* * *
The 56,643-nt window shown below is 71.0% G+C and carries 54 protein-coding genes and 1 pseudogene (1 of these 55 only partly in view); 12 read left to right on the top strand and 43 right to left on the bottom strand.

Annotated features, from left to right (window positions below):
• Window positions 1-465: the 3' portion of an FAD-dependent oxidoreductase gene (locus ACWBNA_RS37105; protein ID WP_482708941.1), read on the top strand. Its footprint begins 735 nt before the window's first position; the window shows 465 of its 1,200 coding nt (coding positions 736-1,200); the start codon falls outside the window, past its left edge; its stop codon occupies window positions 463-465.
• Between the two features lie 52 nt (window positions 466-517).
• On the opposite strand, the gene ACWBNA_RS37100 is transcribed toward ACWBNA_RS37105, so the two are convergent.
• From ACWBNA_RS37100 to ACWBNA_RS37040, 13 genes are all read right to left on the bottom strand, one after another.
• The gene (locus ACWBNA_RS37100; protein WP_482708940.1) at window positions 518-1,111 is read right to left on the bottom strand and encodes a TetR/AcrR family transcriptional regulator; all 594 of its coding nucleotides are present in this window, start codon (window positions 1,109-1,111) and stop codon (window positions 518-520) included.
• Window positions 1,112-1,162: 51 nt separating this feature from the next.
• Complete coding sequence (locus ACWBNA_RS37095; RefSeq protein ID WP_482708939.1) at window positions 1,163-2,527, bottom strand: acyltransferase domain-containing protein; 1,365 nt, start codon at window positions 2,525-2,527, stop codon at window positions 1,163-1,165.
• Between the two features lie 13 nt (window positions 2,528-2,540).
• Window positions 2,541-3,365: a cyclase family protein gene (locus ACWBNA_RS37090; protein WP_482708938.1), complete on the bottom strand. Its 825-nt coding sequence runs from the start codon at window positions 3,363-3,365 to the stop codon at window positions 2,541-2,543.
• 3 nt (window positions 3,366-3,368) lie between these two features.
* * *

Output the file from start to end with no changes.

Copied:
The 56,643-nt window shown below is 71.0% G+C and carries 54 protein-coding genes and 1 pseudogene (1 of these 55 only partly in view); 12 read left to right on the top strand and 43 right to left on the bottom strand.

Annotated features, from left to right (window positions below):
• Window positions 1-465: the 3' portion of an FAD-dependent oxidoreductase gene (locus ACWBNA_RS37105; protein ID WP_482708941.1), read on the top strand. Its footprint begins 735 nt before the window's first position; the window shows 465 of its 1,200 coding nt (coding positions 736-1,200); the start codon falls outside the window, past its left edge; its stop codon occupies window positions 463-465.
• Between the two features lie 52 nt (window positions 466-517).
• On the opposite strand, the gene ACWBNA_RS37100 is transcribed toward ACWBNA_RS37105, so the two are convergent.
• From ACWBNA_RS37100 to ACWBNA_RS37040, 13 genes are all read right to left on the bottom strand, one after another.
• The gene (locus ACWBNA_RS37100; protein WP_482708940.1) at window positions 518-1,111 is read right to left on the bottom strand and encodes a TetR/AcrR family transcriptional regulator; all 594 of its coding nucleotides are present in this window, start codon (window positions 1,109-1,111) and stop codon (window positions 518-520) included.
• Window positions 1,112-1,162: 51 nt separating this feature from the next.
• Complete coding sequence (locus ACWBNA_RS37095; RefSeq protein ID WP_482708939.1) at window positions 1,163-2,527, bottom strand: acyltransferase domain-containing protein; 1,365 nt, start codon at window positions 2,525-2,527, stop codon at window positions 1,163-1,165.
• Between the two features lie 13 nt (window positions 2,528-2,540).
• Window positions 2,541-3,365: a cyclase family protein gene (locus ACWBNA_RS37090; protein WP_482708938.1), complete on the bottom strand. Its 825-nt coding sequence runs from the start codon at window positions 3,363-3,365 to the stop codon at window positions 2,541-2,543.
• 3 nt (window positions 3,366-3,368) lie between these two features.